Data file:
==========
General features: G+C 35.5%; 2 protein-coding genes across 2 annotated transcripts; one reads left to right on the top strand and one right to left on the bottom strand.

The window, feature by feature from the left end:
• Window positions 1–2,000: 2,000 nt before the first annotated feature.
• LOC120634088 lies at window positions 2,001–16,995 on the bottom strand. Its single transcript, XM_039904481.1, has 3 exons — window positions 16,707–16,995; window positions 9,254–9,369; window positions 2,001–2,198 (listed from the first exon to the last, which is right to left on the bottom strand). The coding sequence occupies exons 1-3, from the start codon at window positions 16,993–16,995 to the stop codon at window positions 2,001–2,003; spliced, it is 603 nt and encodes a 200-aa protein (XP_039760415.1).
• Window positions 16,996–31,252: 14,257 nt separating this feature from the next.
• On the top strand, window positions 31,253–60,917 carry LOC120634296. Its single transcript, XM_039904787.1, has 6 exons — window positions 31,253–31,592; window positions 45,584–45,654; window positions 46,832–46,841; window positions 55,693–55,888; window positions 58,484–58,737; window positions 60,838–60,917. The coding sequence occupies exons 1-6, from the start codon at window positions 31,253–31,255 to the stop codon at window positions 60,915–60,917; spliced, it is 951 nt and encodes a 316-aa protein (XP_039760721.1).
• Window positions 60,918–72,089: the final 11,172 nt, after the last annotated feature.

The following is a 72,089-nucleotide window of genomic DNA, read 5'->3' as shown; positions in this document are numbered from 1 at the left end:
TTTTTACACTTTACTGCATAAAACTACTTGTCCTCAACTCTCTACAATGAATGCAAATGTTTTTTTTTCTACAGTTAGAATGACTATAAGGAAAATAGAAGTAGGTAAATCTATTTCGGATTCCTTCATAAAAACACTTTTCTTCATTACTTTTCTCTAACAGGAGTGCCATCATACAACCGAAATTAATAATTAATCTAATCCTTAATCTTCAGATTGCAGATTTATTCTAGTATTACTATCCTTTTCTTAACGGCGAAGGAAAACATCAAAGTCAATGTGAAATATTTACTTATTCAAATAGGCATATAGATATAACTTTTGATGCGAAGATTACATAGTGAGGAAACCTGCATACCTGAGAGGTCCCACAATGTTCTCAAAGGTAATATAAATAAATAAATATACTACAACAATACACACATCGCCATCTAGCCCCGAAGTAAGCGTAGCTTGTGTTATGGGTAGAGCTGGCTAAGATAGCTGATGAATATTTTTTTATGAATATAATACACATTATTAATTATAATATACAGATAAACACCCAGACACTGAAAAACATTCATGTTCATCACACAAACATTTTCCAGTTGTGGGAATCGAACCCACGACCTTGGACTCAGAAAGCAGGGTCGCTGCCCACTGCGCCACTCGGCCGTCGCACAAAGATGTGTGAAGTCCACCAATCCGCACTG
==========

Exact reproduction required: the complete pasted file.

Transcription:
General features: G+C 35.5%; 2 protein-coding genes across 2 annotated transcripts; one reads left to right on the top strand and one right to left on the bottom strand.

The window, feature by feature from the left end:
• Window positions 1–2,000: 2,000 nt before the first annotated feature.
• LOC120634088 lies at window positions 2,001–16,995 on the bottom strand. Its single transcript, XM_039904481.1, has 3 exons — window positions 16,707–16,995; window positions 9,254–9,369; window positions 2,001–2,198 (listed from the first exon to the last, which is right to left on the bottom strand). The coding sequence occupies exons 1-3, from the start codon at window positions 16,993–16,995 to the stop codon at window positions 2,001–2,003; spliced, it is 603 nt and encodes a 200-aa protein (XP_039760415.1).
• Window positions 16,996–31,252: 14,257 nt separating this feature from the next.
• On the top strand, window positions 31,253–60,917 carry LOC120634296. Its single transcript, XM_039904787.1, has 6 exons — window positions 31,253–31,592; window positions 45,584–45,654; window positions 46,832–46,841; window positions 55,693–55,888; window positions 58,484–58,737; window positions 60,838–60,917. The coding sequence occupies exons 1-6, from the start codon at window positions 31,253–31,255 to the stop codon at window positions 60,915–60,917; spliced, it is 951 nt and encodes a 316-aa protein (XP_039760721.1).
• Window positions 60,918–72,089: the final 11,172 nt, after the last annotated feature.

The following is a 72,089-nucleotide window of genomic DNA, read 5'->3' as shown; positions in this document are numbered from 1 at the left end:
TTTTTACACTTTACTGCATAAAACTACTTGTCCTCAACTCTCTACAATGAATGCAAATGTTTTTTTTTCTACAGTTAGAATGACTATAAGGAAAATAGAAGTAGGTAAATCTATTTCGGATTCCTTCATAAAAACACTTTTCTTCATTACTTTTCTCTAACAGGAGTGCCATCATACAACCGAAATTAATAATTAATCTAATCCTTAATCTTCAGATTGCAGATTTATTCTAGTATTACTATCCTTTTCTTAACGGCGAAGGAAAACATCAAAGTCAATGTGAAATATTTACTTATTCAAATAGGCATATAGATATAACTTTTGATGCGAAGATTACATAGTGAGGAAACCTGCATACCTGAGAGGTCCCACAATGTTCTCAAAGGTAATATAAATAAATAAATATACTACAACAATACACACATCGCCATCTAGCCCCGAAGTAAGCGTAGCTTGTGTTATGGGTAGAGCTGGCTAAGATAGCTGATGAATATTTTTTTATGAATATAATACACATTATTAATTATAATATACAGATAAACACCCAGACACTGAAAAACATTCATGTTCATCACACAAACATTTTCCAGTTGTGGGAATCGAACCCACGACCTTGGACTCAGAAAGCAGGGTCGCTGCCCACTGCGCCACTCGGCCGTCGCACAAAGATGTGTGAAGTCCACCAATCCGCACTG